Food and Nutrition Security
As a society, we’ve created communities and institutions that systematically oppress certain groups of people and expect the results to be equal among them. It is time for communities to reclaim ownership and leadership for a great unraveling to reshape systems and communities to assure and protect health equity. We must speak up and act against social and political disparity and injustice, and that is the goal: to sound the alarm, disrupt and dismantle what is not working, and create and expand partnerships and resources to assure that every community can be food secure.
A food secure community means that every household has resources afforded to them as other parts of the locality. What is good for one end of the county is good for the other end too. How food security is attained in each community may look very different and that is okay. Redesigning local food source systems has to be a tailored approach, especially to correct and right-size resources.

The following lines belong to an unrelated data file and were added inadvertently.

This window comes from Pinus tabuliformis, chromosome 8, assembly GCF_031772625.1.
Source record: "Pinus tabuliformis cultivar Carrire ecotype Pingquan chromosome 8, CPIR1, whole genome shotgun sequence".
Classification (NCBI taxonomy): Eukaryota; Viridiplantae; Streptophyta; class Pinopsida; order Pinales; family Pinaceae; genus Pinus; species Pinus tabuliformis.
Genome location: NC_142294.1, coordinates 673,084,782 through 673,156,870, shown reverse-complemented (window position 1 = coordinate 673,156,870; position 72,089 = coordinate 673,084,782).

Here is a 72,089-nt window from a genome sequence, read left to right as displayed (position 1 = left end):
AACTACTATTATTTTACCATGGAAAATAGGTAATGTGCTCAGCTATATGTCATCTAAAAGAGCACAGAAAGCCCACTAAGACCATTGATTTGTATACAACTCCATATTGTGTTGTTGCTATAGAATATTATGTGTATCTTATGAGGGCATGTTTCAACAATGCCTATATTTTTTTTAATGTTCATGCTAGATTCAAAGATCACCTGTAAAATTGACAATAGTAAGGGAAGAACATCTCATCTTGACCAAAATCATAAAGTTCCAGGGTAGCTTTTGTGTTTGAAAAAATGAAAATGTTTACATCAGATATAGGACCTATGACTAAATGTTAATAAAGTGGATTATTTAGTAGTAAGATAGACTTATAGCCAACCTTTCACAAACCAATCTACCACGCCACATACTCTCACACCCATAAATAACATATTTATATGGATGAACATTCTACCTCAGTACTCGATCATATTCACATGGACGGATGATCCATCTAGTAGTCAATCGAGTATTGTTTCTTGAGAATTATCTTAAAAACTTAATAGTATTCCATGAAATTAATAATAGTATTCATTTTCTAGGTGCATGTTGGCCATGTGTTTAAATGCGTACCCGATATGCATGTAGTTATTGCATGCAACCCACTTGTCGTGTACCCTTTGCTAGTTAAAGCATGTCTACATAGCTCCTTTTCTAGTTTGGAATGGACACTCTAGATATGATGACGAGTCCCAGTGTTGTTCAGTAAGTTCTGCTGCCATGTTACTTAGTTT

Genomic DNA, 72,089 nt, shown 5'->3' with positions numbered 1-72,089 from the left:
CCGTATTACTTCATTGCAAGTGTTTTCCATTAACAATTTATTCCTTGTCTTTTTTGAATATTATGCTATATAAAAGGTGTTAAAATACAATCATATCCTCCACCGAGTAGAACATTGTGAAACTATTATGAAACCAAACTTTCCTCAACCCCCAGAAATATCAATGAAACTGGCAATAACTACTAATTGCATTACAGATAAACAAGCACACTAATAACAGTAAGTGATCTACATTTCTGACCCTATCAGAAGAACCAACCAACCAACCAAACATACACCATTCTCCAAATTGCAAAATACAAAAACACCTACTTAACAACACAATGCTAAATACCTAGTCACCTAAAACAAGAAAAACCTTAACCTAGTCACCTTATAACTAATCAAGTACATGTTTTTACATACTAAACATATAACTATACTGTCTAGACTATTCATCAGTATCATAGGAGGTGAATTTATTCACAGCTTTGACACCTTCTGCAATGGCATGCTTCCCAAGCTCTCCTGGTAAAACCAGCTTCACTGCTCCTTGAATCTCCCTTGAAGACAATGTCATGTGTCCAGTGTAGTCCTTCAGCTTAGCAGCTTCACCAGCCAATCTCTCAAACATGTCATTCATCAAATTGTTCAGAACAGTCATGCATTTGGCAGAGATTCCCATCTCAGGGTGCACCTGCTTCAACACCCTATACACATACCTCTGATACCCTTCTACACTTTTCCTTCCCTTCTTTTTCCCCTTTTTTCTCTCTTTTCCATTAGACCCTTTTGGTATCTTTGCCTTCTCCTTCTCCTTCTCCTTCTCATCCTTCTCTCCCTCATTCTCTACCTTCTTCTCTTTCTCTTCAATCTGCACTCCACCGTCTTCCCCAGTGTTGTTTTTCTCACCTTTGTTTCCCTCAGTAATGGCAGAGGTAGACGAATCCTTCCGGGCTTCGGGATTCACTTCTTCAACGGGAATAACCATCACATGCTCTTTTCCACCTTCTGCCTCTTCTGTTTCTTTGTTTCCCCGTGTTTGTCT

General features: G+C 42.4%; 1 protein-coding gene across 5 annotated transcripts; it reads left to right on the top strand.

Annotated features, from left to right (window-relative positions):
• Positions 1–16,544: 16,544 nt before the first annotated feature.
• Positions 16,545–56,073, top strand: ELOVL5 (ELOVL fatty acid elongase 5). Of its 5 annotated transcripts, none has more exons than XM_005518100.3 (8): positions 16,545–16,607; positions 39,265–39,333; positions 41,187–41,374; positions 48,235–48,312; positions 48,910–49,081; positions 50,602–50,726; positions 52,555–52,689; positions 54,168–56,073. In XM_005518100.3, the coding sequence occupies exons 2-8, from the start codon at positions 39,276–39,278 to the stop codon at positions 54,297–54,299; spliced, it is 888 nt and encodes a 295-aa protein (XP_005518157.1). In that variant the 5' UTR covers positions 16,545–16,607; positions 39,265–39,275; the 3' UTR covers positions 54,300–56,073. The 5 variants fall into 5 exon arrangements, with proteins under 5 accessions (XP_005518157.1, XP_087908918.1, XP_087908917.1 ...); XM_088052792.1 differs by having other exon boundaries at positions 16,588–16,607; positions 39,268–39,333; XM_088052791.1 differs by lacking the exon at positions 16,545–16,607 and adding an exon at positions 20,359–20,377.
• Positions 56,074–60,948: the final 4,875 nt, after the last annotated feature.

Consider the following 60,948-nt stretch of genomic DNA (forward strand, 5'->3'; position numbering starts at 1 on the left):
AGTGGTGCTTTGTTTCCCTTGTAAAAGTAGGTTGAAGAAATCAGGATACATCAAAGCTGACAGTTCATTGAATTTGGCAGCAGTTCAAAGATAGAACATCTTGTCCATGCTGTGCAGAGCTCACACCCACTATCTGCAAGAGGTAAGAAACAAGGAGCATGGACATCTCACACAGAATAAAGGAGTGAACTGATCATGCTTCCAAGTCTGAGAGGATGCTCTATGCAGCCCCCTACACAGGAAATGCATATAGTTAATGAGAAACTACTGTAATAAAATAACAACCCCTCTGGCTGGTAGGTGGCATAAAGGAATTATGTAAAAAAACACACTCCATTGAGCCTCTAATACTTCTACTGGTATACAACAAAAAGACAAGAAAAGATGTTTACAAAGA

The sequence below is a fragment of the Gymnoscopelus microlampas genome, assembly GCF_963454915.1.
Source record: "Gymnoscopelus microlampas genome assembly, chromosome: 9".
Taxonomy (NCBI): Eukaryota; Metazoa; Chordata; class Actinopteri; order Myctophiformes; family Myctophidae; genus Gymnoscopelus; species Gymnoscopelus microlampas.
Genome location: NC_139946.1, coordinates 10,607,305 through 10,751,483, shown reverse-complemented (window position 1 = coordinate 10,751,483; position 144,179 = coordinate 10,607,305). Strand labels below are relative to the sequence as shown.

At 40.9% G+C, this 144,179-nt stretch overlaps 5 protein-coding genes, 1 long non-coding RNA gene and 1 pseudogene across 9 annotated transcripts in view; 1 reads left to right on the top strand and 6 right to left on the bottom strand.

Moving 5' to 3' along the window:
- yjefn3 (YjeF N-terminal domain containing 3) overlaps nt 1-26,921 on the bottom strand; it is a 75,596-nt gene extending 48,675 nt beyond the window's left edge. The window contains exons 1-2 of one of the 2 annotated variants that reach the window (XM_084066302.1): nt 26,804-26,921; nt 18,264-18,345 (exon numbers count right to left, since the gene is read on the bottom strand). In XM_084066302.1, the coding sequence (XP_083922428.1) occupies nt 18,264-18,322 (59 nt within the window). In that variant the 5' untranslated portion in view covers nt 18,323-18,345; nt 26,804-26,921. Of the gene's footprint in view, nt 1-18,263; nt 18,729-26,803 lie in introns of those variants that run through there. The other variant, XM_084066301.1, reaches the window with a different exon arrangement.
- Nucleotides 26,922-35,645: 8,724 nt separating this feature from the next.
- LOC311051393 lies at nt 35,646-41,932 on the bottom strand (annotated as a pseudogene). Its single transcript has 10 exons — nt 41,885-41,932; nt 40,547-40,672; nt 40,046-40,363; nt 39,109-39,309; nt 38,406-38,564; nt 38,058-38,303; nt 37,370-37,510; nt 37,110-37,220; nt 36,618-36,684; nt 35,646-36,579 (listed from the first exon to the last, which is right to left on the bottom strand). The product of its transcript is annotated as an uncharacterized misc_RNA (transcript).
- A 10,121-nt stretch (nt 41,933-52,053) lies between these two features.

Success in achieving this vision is based on five key components:
1) Being data-informed – We ground the data in real-life context.
2) Relying on collective impact – We advocate for what works to improve outcomes.
3) Robust community dialogue – We listen and hear what the community is saying.
4) Engaged civic leadership – We give ownership for organization and mobilization.
5) Dismantle systemic racism – We redesign our systems of food proximity, affordability, and availability that work for the community.